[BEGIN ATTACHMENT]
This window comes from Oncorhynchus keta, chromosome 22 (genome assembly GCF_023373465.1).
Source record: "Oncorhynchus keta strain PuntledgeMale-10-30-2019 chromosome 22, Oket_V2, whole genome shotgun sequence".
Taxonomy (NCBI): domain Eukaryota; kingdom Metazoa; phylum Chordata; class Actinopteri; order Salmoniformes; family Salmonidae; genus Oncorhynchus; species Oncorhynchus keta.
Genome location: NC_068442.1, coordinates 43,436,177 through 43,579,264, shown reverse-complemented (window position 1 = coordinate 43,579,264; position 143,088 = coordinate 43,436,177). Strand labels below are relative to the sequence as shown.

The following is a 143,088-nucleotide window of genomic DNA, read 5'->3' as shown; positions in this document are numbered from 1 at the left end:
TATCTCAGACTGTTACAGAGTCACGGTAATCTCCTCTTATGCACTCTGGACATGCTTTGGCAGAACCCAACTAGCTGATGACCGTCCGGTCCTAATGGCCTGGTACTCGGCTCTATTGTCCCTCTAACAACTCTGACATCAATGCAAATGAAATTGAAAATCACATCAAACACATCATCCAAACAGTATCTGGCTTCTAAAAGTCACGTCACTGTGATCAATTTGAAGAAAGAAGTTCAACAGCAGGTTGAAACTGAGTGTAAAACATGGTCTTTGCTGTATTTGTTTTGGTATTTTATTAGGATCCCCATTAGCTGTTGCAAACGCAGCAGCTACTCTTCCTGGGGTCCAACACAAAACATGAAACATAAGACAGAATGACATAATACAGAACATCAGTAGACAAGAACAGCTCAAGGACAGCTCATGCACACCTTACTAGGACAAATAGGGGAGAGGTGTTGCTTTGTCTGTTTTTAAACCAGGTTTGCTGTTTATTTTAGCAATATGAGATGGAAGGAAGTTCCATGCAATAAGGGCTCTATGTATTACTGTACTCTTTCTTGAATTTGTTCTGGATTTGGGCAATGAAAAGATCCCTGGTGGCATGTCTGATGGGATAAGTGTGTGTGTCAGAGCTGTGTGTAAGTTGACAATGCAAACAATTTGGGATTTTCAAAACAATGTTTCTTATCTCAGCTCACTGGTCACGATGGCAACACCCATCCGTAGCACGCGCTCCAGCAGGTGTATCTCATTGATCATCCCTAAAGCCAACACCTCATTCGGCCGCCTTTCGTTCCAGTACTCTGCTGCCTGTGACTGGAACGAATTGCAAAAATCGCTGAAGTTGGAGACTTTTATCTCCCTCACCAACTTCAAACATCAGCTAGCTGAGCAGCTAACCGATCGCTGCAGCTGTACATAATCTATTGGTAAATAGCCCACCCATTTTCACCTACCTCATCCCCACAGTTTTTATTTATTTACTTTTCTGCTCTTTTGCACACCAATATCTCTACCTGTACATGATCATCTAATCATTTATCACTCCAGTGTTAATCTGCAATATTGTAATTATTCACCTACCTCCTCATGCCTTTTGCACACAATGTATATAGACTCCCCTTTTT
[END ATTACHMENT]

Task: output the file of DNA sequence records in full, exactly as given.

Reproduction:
This window comes from Oncorhynchus keta, chromosome 22 (genome assembly GCF_023373465.1).
Source record: "Oncorhynchus keta strain PuntledgeMale-10-30-2019 chromosome 22, Oket_V2, whole genome shotgun sequence".
Taxonomy (NCBI): domain Eukaryota; kingdom Metazoa; phylum Chordata; class Actinopteri; order Salmoniformes; family Salmonidae; genus Oncorhynchus; species Oncorhynchus keta.
Genome location: NC_068442.1, coordinates 43,436,177 through 43,579,264, shown reverse-complemented (window position 1 = coordinate 43,579,264; position 143,088 = coordinate 43,436,177). Strand labels below are relative to the sequence as shown.

The following is a 143,088-nucleotide window of genomic DNA, read 5'->3' as shown; positions in this document are numbered from 1 at the left end:
TATCTCAGACTGTTACAGAGTCACGGTAATCTCCTCTTATGCACTCTGGACATGCTTTGGCAGAACCCAACTAGCTGATGACCGTCCGGTCCTAATGGCCTGGTACTCGGCTCTATTGTCCCTCTAACAACTCTGACATCAATGCAAATGAAATTGAAAATCACATCAAACACATCATCCAAACAGTATCTGGCTTCTAAAAGTCACGTCACTGTGATCAATTTGAAGAAAGAAGTTCAACAGCAGGTTGAAACTGAGTGTAAAACATGGTCTTTGCTGTATTTGTTTTGGTATTTTATTAGGATCCCCATTAGCTGTTGCAAACGCAGCAGCTACTCTTCCTGGGGTCCAACACAAAACATGAAACATAAGACAGAATGACATAATACAGAACATCAGTAGACAAGAACAGCTCAAGGACAGCTCATGCACACCTTACTAGGACAAATAGGGGAGAGGTGTTGCTTTGTCTGTTTTTAAACCAGGTTTGCTGTTTATTTTAGCAATATGAGATGGAAGGAAGTTCCATGCAATAAGGGCTCTATGTATTACTGTACTCTTTCTTGAATTTGTTCTGGATTTGGGCAATGAAAAGATCCCTGGTGGCATGTCTGATGGGATAAGTGTGTGTGTCAGAGCTGTGTGTAAGTTGACAATGCAAACAATTTGGGATTTTCAAAACAATGTTTCTTATCTCAGCTCACTGGTCACGATGGCAACACCCATCCGTAGCACGCGCTCCAGCAGGTGTATCTCATTGATCATCCCTAAAGCCAACACCTCATTCGGCCGCCTTTCGTTCCAGTACTCTGCTGCCTGTGACTGGAACGAATTGCAAAAATCGCTGAAGTTGGAGACTTTTATCTCCCTCACCAACTTCAAACATCAGCTAGCTGAGCAGCTAACCGATCGCTGCAGCTGTACATAATCTATTGGTAAATAGCCCACCCATTTTCACCTACCTCATCCCCACAGTTTTTATTTATTTACTTTTCTGCTCTTTTGCACACCAATATCTCTACCTGTACATGATCATCTAATCATTTATCACTCCAGTGTTAATCTGCAATATTGTAATTATTCACCTACCTCCTCATGCCTTTTGCACACAATGTATATAGACTCCCCTTTTT